“Our Pre-College Programs offer living and learning experiences in which students have opportunities to explore unique academic interests in a state-of-the-art environment,” said Deborah B. Wescott, manager of conference and guest relations. “It’s a chance to work and make connections with industry leaders, meet and mingle with your peers, and establish a path that could lead to all sorts of future possibilities.”

The signup deadline is May 31 for the institution’s 12 residential programs and its one day camp.

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Faculty & Staff General Information Industrial, Computing & Engineering Technologies Nursing & Health Sciences President Workforce Development

GOP policy committee takes eye-opening campus tour

Enjoying their exchange in the thermoforming lab with Bradley M. Webb, assistant dean of industrial, computing and engineering technologies, are (from left) Pickett, Hahn, Diamond, Sankey, Wheeland and Oberlander.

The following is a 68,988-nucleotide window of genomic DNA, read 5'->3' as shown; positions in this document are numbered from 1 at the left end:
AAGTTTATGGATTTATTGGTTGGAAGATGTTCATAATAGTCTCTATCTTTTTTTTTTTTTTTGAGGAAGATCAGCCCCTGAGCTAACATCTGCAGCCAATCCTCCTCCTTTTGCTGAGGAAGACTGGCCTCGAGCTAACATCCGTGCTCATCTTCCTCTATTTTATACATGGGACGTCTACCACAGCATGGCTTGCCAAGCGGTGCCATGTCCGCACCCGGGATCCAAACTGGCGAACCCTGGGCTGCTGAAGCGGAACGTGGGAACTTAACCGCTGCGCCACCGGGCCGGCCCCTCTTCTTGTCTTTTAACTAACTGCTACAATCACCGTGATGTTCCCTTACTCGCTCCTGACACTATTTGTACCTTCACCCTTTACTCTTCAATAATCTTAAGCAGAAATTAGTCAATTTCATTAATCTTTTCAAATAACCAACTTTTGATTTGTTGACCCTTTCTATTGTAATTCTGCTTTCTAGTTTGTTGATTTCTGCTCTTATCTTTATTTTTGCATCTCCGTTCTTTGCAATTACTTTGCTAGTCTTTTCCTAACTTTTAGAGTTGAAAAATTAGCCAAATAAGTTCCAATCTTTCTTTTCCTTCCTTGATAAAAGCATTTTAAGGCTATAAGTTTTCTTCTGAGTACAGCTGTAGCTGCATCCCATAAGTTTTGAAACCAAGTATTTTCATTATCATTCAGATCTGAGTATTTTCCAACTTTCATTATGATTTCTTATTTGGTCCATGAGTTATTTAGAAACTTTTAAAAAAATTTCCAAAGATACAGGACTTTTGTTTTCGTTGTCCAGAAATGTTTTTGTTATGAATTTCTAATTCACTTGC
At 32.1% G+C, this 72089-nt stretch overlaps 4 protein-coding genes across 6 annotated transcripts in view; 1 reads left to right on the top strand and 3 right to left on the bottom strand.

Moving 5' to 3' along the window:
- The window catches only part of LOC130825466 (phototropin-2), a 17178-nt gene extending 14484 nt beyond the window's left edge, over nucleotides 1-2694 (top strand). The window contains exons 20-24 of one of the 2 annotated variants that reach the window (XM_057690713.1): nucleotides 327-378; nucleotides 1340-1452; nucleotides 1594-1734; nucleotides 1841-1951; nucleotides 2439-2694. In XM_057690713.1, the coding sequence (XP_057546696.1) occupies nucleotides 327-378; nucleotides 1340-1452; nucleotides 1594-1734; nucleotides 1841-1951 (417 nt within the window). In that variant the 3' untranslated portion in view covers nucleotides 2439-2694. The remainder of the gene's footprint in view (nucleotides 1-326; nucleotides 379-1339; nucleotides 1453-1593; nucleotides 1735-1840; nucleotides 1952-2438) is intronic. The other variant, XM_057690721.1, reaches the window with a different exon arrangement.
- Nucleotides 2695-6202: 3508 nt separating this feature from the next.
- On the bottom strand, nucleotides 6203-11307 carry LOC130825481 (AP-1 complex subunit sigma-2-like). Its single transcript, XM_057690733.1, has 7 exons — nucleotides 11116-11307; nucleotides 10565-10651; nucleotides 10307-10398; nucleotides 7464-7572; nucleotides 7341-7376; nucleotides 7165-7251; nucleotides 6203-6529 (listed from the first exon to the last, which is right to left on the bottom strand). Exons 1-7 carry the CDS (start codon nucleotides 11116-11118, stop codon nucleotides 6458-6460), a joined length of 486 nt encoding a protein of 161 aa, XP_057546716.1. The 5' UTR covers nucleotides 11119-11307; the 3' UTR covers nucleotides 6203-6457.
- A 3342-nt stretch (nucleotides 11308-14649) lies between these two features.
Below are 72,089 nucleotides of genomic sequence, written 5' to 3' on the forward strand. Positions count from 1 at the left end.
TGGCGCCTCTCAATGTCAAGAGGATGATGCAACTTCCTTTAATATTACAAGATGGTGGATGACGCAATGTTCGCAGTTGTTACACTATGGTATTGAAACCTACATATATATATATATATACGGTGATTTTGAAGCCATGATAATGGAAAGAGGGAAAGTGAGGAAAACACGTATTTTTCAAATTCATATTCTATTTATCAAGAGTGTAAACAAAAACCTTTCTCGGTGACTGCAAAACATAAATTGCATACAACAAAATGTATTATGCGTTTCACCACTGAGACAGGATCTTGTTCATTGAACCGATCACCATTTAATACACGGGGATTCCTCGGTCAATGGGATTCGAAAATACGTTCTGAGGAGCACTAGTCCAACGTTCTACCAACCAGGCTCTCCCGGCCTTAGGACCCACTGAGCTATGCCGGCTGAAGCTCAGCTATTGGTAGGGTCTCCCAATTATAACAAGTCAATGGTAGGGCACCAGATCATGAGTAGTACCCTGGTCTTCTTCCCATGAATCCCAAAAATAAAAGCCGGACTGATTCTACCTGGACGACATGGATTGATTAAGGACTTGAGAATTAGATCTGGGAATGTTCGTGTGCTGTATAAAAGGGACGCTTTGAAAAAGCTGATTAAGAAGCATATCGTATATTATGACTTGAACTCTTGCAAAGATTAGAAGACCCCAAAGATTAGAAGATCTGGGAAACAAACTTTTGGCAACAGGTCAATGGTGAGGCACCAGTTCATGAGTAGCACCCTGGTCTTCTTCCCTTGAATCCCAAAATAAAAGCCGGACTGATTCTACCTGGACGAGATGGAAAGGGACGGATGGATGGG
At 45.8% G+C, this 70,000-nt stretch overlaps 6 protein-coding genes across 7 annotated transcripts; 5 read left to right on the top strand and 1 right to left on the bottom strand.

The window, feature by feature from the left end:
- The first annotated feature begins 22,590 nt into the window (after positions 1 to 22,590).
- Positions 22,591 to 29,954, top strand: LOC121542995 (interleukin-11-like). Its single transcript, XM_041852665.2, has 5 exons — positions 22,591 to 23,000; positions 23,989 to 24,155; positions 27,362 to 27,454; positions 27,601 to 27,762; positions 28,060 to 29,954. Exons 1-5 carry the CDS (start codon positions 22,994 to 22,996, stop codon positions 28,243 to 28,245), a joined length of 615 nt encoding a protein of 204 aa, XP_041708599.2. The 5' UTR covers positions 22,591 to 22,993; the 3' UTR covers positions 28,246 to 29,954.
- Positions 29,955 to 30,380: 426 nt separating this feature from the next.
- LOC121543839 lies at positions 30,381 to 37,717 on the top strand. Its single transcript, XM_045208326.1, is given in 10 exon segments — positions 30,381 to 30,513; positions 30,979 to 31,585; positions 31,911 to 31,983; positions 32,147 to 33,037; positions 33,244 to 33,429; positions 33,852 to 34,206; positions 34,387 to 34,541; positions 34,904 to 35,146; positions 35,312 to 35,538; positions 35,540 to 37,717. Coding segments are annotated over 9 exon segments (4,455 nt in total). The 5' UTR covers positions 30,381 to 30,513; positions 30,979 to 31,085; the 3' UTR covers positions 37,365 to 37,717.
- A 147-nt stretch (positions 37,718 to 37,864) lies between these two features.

Enjoying their exchange in the thermoforming lab with Bradley M. Webb, assistant dean of industrial, computing and engineering technologies, are (from left) Pickett, Hahn, Diamond, Sankey, Wheeland and Oberlander.
In the welding lab, Pickett and Everett appreciate insights shared by David R. Cotner, dean of industrial, computing and engineering technologies.
In the welding lab, Pickett and Everett appreciate insights shared by David R. Cotner, dean of industrial, computing and engineering technologies.
President Davie Jane Gilmour (center) leads a brisk walk across campus, as "Spring Break" begins in name only.
President Davie Jane Gilmour (center) leads a brisk walk across campus, as “Spring Break” begins in name only.
Sandra L. Richmond (center), dean of nursing and health sciences, invites guests to identify the faculty member photographed in the college's first dental hygiene lab. (The answer? President Gilmour!)
Sandra L. Richmond (center), dean of nursing and health sciences, invites guests to identify the faculty member photographed in the college’s first dental hygiene lab. (The answer? President Gilmour!)